For instance, the widespread use of hydraulic fracturing and directional drilling being used for the extraction of natural gas from shale deposits that has catapulted the US and wider gas industry today was based on research funded two decades ago, in large part by the US government. The flourish of laptop computers today came about in part by IBM’s investment in innovation during the 1970s. In other words, traditional economic hurdles are not good yardsticks by which R&D investment decisions are made.
Probably equally important as funding, is the mechanisms for R&D administration. Suffice it to say that a partnership approach is needed via a national innovation system, comprising trade associations, professional bodies, research centres, business organizations, and government agencies. Additionally, alliances for R&D are critical given our size (in terms of financial resources) and shape (meaning limited depth in expertise). India, Qatar, Kuwait and other rising research centres in the developing world are adopting this approach. By partnering with universities such as MIT, Texas A&M and Imperial College, human resource and technology development can be accelerated. Indeed there is in fact a growing trend where developing countries have the highest growth rates in R&D spending and academic results. For instance, China’s R&D investment has increased by 22% per year over the period 2004 to 2009. There appears to be a window of opportunity for countries such as T&T to enter this once elite space.
At the organisation level in the energy field, national oil and gas companies are taking the lead in R&D spending, with international oil and gas companies conceding ground. In 2009, the State-owned PetroChina is reported to have become the largest energy R&D spender surpassing the likes of Shell. Brazil’s Petroleum R&D Fund facilitates research with 75 other institutions. Petrobras is now developing its own technology and is an industry leader in deepwater subsea operations. The question we need to ask ourselves is: what technical problems do we face in the various sectors of our economy, and who do we need to partner with to solve them? This would require a collaborative initiative of energy, manufacturing, education and foreign policy.
Needless to say that entrepreneurship and clusters can develop around activities that have little to do with the latest technology; bake and shark, doubles and soca chutney have just as much potential as jerk seasoning, gyros and reggae. Nonetheless, a “post-capitalist” education system is a pre-requisite to developing a workforce to grow such businesses or the technology-based ones, given the highly global competitive environment. We therefore need to ask what sort of education system is conducive to innovation. For those of us with children in the primary and secondary levels, how much has changed for the better in terms of the methods of teaching and the curriculum? We continue to pat ourselves on the back with the notion that our education system has depth. But are graduates critical thinkers, innovators in the making, confident to face a global challenge? Or, are they crafted from the same mould? Can appropriate skills sets be developed when science and engineering concepts are taught mostly from textbooks or ageing labs?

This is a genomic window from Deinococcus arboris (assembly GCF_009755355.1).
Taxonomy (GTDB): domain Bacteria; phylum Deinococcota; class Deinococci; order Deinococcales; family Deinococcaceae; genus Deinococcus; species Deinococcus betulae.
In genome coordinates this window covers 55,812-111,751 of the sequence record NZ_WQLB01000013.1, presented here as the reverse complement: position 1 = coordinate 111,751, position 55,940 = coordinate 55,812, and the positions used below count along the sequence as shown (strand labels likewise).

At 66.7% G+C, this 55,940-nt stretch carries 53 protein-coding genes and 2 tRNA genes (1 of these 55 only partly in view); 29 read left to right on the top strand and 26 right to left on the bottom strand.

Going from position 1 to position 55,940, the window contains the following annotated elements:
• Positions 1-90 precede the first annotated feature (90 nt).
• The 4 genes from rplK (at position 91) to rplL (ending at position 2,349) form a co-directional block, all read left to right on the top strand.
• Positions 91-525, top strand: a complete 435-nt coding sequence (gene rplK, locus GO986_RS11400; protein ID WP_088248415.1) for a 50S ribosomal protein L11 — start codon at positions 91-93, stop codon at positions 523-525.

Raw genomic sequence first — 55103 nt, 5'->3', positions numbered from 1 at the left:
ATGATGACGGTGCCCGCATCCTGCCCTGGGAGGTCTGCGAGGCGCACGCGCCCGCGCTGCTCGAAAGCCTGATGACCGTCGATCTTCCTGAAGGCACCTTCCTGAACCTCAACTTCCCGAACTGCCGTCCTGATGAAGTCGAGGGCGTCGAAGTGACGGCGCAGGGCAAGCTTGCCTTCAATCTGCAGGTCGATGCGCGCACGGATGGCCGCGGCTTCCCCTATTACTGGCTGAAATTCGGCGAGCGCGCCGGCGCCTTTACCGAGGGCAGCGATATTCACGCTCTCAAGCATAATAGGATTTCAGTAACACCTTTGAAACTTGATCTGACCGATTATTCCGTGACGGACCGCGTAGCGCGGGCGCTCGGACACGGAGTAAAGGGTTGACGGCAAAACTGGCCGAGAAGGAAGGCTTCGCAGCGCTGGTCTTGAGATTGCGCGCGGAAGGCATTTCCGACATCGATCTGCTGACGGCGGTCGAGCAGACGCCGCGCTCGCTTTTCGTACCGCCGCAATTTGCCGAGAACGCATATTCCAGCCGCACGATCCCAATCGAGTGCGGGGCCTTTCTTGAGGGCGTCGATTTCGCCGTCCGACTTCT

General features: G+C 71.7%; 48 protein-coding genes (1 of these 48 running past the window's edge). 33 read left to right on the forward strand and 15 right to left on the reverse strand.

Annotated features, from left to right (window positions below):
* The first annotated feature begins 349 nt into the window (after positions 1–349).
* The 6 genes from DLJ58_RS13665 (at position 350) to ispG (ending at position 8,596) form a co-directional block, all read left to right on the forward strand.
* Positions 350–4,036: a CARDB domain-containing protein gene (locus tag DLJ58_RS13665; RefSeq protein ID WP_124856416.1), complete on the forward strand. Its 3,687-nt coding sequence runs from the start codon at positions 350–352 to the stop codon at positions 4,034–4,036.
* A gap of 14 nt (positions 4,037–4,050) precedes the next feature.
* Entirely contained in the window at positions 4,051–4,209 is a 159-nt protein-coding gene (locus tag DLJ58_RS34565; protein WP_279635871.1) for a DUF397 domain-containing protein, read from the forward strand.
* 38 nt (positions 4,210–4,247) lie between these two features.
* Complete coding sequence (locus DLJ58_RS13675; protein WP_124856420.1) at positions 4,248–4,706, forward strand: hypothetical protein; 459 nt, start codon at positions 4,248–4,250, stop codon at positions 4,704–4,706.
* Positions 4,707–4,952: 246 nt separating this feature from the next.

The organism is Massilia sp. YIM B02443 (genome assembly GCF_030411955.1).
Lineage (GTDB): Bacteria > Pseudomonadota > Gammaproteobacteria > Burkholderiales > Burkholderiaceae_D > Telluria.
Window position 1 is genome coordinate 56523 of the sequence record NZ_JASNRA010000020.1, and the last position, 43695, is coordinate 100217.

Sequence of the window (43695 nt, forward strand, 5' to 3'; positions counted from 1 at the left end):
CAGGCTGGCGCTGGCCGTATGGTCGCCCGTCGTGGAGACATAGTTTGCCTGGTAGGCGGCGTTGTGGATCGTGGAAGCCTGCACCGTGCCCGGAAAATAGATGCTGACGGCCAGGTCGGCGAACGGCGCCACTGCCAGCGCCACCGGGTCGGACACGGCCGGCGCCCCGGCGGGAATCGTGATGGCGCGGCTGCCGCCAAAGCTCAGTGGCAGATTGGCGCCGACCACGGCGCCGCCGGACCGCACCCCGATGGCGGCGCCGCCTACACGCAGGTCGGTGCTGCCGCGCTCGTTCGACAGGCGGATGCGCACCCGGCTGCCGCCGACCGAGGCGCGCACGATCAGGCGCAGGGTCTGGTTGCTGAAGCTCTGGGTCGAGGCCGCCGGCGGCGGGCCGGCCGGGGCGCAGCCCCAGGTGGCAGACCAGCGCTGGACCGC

At the tertiary level, there is much focus on increasing capacity, and this has a significant impact on building a broad educational base. However, none can argue against the need for up-dating research resources, particularly in disciplines of strategic interest. Is the curriculum tied to research taking place at the university and does it keep pace with the needs of Caribbean society? Carbon dioxide emissions mitigation, extreme weather and its impact, dissemination of renewable energy technologies, energy efficiency and conservation, cost effective transportation infrastructure, crime reduction, HIV/AIDS, waste management, water treatment are all matters with much public interest. How is the development of their solution tied to research at our universities and other organizations? The cost of waiting for and importing foreign technology and expertise must have some bearing on the decision as to how much we should invest in finding their solution ourselves.
To recap, developing a knowledge-based economy needs a fresh proactive approach. Some of the matters requiring urgent attention include the level of government financial commitment, redesign of the education system, the preferred T&T model for collaboration and oversight in R&D, niche opportunities for new businesses, and our strategic partners in innovations.

Why are these critical over what we may call the typical newspaper “headline-catcher” issues? Here is a scenario to contemplate. T&T’s economy is gas-based. Natural gas markets remain saturated for the foreseeable future. Countries with larger and more competitive hydrocarbon reserves attract limited-available foreign capital and can dominate the market. New finds in T&T are smaller and more expensive. Our energy sector begins its rapid decline due to high consumption versus replenishment rates. As a result, T&T has to import energy and hydrocarbon raw materials at some point in the lifetime of the current working class generation, or at least for certain the next one. What’s left for our economy and its people? We seem to have muddled long enough over the Vision. We need now to be pre-occupied with Action.